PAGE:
SEC Trial Against GAW Miners and Zen Miners Set for Trial in 2018
The SEC’s case against Homero “Josh” Garza and his companies GAW Miners and Zen Miner is set for trial in 2018. The SEC claims that Garza violated anti-fraud provisions of the Securities Act and the Exchange Act and offered and sold unregistered securities, in violation of the registration provisions of the Securities Act. The SEC claims that Garza sold investment contracts to over 10,000 investors. According to the SEC, these investment contracts purported to entitle the purchaser to a share of the profits from Garza and his companies’ virtual currency mining operations, but the companies, operating an apparent Ponzi-scheme, sold more than the company had to sell. Garza has asserted his rights under the Fifth Amendment and has not articulated his defenses to the SEC’s claims. The fact discovery deadline is August 7, and the parties anticipate being ready for trial by February 2018. 26(F) Report
Bitfinex and Tether Voluntarily Dismiss Suit Against Wells Fargo
This week, Bitfinex and Tether voluntarily dismissed their complaint for intentional interference with contractual relations against Wells Fargo, which was filed just last week. Notice of Voluntary Dismissal
The OCC’s Office of Innovation To Hold Upcoming Office Hours
As part of the OCC’s new Office of Innovation, the OCC has announced that it will hold office hours where it will conduct one-on-one meetings for fintech industry members for companies wishing to discuss the OCC’s perspective on responsible innovation. The OCC will provide feedback to companies and answer questions. Meetings will be held at the OCC’s San Francisco Office on May 16 and 17, 2017. Space for these meetings is limited. The OCC plans to meet with only about 15 companies over the two-day period. OCC 4/13/2017 Press Release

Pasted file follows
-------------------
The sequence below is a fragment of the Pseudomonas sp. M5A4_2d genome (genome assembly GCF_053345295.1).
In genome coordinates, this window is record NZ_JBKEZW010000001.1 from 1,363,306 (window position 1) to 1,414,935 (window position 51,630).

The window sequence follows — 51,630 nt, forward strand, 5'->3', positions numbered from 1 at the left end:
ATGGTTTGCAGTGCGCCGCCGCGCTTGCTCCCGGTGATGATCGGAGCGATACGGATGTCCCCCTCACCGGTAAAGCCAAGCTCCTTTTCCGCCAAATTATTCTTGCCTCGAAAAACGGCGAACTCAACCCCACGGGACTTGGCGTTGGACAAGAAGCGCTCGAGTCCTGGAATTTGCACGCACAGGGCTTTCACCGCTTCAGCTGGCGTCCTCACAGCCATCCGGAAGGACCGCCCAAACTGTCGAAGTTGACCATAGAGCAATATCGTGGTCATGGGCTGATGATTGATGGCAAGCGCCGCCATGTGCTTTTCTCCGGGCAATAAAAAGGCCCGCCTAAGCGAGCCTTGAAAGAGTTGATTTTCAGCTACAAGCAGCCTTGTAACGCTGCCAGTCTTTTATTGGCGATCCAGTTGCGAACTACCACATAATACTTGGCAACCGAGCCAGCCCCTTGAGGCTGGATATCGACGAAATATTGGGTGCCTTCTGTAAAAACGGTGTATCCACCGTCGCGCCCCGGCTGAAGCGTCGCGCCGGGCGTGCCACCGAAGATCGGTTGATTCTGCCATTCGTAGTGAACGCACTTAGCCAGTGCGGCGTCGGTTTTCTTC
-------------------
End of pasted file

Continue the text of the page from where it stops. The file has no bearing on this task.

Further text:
Hong Kong Explores Creating a Central Bank Digital Currency
The Hong Kong Monetary Authority (“HKMA”) has entered the first phase of exploring the feasibility of a central bank digital currency using distributed ledger technology and partnering with local banks and the R3 consortium. This phase is expected to conclude at the end of this year, at which time the HKMA will decide whether to move forward. Hong Kong Digital Currency
Bank of England Opines that Fintech Does Not Need Tougher Rules
Bank of England Governor, Mark Carney, stated this week that the fintech sector did not need the same level of regulations as banks. Britain has seen a large boom of business from fintech firms, which employ more than 60,000 people there and is a business worth nearly 7 billion pounds (for companies providing services like contactless payments, banking apps and online crowd sourcing). The government has taken a supportive position of the fintech industry and seeks to avoid stifling innovation in Britain. UK Fintech Regulations
For a comprehensive list of developments please see our Virtual Currencies: International Actions and Regulations.